Jillian returned to the dining room and took her seat once again at the table. She was happy to see that everyone seemed to be enjoying themselves. The conversation was upbeat and revolved around Christmas that was just two days away. Hopefully, the storm will have moved on by then. Every year, she and her guests attended church in the center of town. It would be a shame to have to miss it this year.
“Dinner was fantastic. I need to get that chicken and dumpling recipe from Flora,” Ellen Newton said, wiping her mouth with a napkin.
“I’ll let her know that you’d like it.” Jillian had to eat quickly seeing as most of her guests were just about finished.
As she was clearing the table, she caught sight of Mac through the large picture window. He was shoveling the walkway to the front door, and his hulking frame was covered with snow. The wind was blowing swirls of white and seemed to be covering up the area he had just cleared. She gave him a lot of credit for fighting such a useless battle and hoped he would come inside soon.
The group moved downstairs into the game room for coffee and dessert. The kids immediately headed over to the arcade games, while the adults settled into the comfortable armchairs near the checkerboard tables.
After about an hour, Jillian said good night to her guests and headed back upstairs to help Flora in the kitchen, but she wasn’t there. Instead, Jillian found Penny tied to the table leg. Fear clenched her heart. She opened the back door and was hit in the face with a burst of wet snow. Jillian quickly slammed it shut. “I wish you could tell me where Flora went,” she said to the dog, but as expected, the Shiba Inu simply wagged her tail.
Jillian raced down the hall toward the front of the house, remembering the last place she’d seen Mac was outside shoveling the walkway. The front door was wide open and it looked like it had snowed inside the foyer due to the thick white covering on the floor. She walked carefully, being sure not to slip.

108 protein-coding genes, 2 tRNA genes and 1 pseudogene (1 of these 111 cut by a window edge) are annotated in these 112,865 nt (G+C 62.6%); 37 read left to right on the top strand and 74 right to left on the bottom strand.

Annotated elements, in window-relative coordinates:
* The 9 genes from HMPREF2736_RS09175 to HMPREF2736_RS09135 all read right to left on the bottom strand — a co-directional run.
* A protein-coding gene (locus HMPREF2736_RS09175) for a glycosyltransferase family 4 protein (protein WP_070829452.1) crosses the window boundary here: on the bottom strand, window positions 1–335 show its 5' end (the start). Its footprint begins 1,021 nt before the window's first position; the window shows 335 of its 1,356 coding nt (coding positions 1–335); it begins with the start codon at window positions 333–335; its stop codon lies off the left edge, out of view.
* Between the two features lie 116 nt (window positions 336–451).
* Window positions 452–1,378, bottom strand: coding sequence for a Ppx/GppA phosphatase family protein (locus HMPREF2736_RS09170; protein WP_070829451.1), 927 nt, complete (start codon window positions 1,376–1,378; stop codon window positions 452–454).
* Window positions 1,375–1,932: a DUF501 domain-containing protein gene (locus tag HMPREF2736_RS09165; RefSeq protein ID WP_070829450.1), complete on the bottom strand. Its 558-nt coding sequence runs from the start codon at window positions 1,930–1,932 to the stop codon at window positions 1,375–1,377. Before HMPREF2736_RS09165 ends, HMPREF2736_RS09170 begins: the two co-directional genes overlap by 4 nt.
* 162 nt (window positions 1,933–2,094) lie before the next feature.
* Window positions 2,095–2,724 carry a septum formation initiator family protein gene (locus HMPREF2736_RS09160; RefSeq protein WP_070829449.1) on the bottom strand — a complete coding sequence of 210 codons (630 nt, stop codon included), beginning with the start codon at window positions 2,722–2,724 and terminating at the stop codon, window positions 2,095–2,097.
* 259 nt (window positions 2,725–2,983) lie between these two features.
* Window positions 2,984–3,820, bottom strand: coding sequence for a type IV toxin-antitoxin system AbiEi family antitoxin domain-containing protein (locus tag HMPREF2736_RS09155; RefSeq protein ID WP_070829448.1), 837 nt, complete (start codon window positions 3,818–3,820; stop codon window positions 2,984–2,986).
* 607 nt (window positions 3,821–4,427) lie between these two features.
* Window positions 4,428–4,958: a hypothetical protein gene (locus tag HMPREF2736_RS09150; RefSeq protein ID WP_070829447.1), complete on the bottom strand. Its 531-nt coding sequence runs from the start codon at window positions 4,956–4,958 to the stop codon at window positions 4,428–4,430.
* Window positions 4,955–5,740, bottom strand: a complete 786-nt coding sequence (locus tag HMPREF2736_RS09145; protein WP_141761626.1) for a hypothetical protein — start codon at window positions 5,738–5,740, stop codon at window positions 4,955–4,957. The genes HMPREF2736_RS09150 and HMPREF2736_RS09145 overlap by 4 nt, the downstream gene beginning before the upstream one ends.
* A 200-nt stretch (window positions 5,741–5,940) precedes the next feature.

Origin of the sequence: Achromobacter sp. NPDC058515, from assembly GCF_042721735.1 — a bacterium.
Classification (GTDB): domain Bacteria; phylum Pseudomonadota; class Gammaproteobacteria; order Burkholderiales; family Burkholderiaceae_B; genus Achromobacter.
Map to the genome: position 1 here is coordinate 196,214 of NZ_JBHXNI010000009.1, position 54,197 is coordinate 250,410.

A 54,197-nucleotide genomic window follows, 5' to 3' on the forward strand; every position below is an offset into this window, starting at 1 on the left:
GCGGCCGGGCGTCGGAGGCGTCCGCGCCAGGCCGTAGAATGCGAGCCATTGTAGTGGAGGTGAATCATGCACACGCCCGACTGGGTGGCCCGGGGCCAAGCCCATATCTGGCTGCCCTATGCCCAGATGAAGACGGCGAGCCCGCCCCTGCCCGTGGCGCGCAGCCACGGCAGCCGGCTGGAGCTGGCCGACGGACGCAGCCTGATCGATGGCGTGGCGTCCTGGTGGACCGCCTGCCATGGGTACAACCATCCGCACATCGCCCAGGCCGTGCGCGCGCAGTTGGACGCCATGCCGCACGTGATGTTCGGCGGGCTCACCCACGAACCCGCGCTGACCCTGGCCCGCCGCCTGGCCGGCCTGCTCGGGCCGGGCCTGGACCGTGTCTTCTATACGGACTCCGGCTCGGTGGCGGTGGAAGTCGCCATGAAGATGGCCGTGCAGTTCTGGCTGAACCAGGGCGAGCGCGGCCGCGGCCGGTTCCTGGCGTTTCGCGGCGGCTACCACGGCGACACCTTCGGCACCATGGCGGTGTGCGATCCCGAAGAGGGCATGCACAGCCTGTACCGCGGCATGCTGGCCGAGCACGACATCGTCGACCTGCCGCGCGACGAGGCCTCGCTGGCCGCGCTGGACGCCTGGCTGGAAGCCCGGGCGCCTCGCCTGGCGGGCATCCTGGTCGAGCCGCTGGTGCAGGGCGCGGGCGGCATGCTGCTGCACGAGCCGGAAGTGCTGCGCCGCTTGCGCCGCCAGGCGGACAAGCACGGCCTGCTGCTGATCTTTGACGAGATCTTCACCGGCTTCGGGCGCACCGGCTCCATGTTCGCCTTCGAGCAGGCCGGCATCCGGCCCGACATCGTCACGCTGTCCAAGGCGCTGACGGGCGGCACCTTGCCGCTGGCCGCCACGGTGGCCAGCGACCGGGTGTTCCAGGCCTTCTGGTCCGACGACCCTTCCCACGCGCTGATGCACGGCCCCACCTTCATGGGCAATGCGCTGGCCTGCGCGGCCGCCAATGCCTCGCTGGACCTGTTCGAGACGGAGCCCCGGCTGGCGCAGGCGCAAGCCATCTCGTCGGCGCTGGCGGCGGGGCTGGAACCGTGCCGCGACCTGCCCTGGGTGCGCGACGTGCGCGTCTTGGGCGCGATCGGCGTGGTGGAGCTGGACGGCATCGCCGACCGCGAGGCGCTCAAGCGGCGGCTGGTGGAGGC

Outside, she spotted Flora helping Mac up the front steps. “What happened?” she yelled out the door.
“I slipped and twisted my ankle or something,” he replied. “I’m okay. Get back inside before you freeze.”
Jillian wrapped her arms around herself and had to admit she was already ice-cold. She stepped aside, giving Flora and Mac plenty of room to get by. She closed and locked the door before following them into the lobby area where Mac had collapsed on one of the sofas. “So let me ask again, now that we’re all inside. What happened?”
“I’d finished shoveling and was about to come inside when the heel of my boot hit some ice and I went down. Hard.” He unzipped his ski jacket, shucked it off, and then handed it to Flora so she could hang it out in the hall to dry.
“You need to put ice on your ankle,” Jillian advised. “If it’s not better in the morning, we’ll have to see about getting you to a doctor.”
He grimaced. “In this blizzard? Not likely. Besides, I’ll be fine.”
“Don’t worry,” Flora said, coming to stand beside the sofa. “I’ll help him get up to his room, and then I’ll get him that ice pack you recommended. We don’t need his ankle swelling like a balloon.”
“Sounds like a good plan, nurse.” One corner of his mouth twisted upward as he regarded her with amusement.
Flora rolled her eyes, and as Jillian looked from one to the other, she thought what a handsome couple they’d make if they were to fall in love. Hmmm, maybe the blizzard just might help with that…
“Well, since you two seem to have things under control, I’m going to go get my dog that’s tethered to the kitchen table and call it a night.”
Flora clamped her hand over her mouth. “Oh! I’m so sorry. I tied Penny there so she wouldn’t run out the front door when I was helping Mac.”
Jillian patted her arm. “You did the right thing. That dog would’ve bolted for sure, and she would’ve been oblivious to your calls. The last thing I needed to deal with tonight was Penny missing in this blizzard. Good night, you two!”
A little while later, she was settled in her gorgeous cherry sleigh bed with Penny nuzzled beside her. The spacious corner suite was located on the second floor. It had windows facing front and side that offered beautiful views, and the sitting area, with its comfortable couch and huge stone fireplace, was one of her favorite places to retire after a long day at work. Memories of snuggling up there with Dane surfaced, and she fought to control her swirling emotions. It would do no good to dwell on the past, she told herself. What’s done is done. She needed to focus on the future. With that thought planted firmly in her mind, she closed her eyes and drifted off to sleep.



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USA Today bestselling author Raine English writes sweet small-town contemporary romance, along with paranormal and romantic suspense. She’s a Daphne du Maurier Award winner and a Golden Heart finalist. To receive information on all her new releases, you can sign up for her newsletter, visit her website, like her on Facebook, and follow her on Twitter.